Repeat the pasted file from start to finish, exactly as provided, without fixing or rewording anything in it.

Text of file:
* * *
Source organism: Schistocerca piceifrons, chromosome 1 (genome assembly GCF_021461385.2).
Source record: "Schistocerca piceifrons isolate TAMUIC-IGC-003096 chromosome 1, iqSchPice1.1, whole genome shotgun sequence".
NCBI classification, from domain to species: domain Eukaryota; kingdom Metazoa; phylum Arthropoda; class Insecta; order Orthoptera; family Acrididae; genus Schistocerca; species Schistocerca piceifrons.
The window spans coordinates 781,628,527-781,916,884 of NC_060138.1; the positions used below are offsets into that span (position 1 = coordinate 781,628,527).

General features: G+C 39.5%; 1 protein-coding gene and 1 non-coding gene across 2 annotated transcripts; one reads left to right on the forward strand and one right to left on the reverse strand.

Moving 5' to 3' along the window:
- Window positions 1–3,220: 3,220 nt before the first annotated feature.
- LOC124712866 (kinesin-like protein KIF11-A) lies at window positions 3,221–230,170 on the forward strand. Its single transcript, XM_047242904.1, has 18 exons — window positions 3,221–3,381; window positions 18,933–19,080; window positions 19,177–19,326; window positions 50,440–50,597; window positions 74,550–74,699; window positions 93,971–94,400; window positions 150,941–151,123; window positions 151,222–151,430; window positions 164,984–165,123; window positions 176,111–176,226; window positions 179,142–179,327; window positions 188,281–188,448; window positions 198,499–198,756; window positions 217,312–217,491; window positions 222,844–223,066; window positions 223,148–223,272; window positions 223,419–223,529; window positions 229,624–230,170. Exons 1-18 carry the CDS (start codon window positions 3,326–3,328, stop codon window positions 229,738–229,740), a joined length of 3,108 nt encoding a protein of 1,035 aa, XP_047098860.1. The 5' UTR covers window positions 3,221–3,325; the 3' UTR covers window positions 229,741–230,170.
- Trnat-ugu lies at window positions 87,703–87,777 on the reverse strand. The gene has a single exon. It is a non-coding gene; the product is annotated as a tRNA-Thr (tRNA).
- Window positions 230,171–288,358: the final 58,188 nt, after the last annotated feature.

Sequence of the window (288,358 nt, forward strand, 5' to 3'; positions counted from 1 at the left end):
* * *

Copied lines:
Source organism: Schistocerca piceifrons, chromosome 1 (genome assembly GCF_021461385.2).
Source record: "Schistocerca piceifrons isolate TAMUIC-IGC-003096 chromosome 1, iqSchPice1.1, whole genome shotgun sequence".
NCBI classification, from domain to species: domain Eukaryota; kingdom Metazoa; phylum Arthropoda; class Insecta; order Orthoptera; family Acrididae; genus Schistocerca; species Schistocerca piceifrons.
The window spans coordinates 781,628,527-781,916,884 of NC_060138.1; the positions used below are offsets into that span (position 1 = coordinate 781,628,527).

General features: G+C 39.5%; 1 protein-coding gene and 1 non-coding gene across 2 annotated transcripts; one reads left to right on the forward strand and one right to left on the reverse strand.

Moving 5' to 3' along the window:
- Window positions 1–3,220: 3,220 nt before the first annotated feature.
- LOC124712866 (kinesin-like protein KIF11-A) lies at window positions 3,221–230,170 on the forward strand. Its single transcript, XM_047242904.1, has 18 exons — window positions 3,221–3,381; window positions 18,933–19,080; window positions 19,177–19,326; window positions 50,440–50,597; window positions 74,550–74,699; window positions 93,971–94,400; window positions 150,941–151,123; window positions 151,222–151,430; window positions 164,984–165,123; window positions 176,111–176,226; window positions 179,142–179,327; window positions 188,281–188,448; window positions 198,499–198,756; window positions 217,312–217,491; window positions 222,844–223,066; window positions 223,148–223,272; window positions 223,419–223,529; window positions 229,624–230,170. Exons 1-18 carry the CDS (start codon window positions 3,326–3,328, stop codon window positions 229,738–229,740), a joined length of 3,108 nt encoding a protein of 1,035 aa, XP_047098860.1. The 5' UTR covers window positions 3,221–3,325; the 3' UTR covers window positions 229,741–230,170.
- Trnat-ugu lies at window positions 87,703–87,777 on the reverse strand. The gene has a single exon. It is a non-coding gene; the product is annotated as a tRNA-Thr (tRNA).
- Window positions 230,171–288,358: the final 58,188 nt, after the last annotated feature.

Sequence of the window (288,358 nt, forward strand, 5' to 3'; positions counted from 1 at the left end):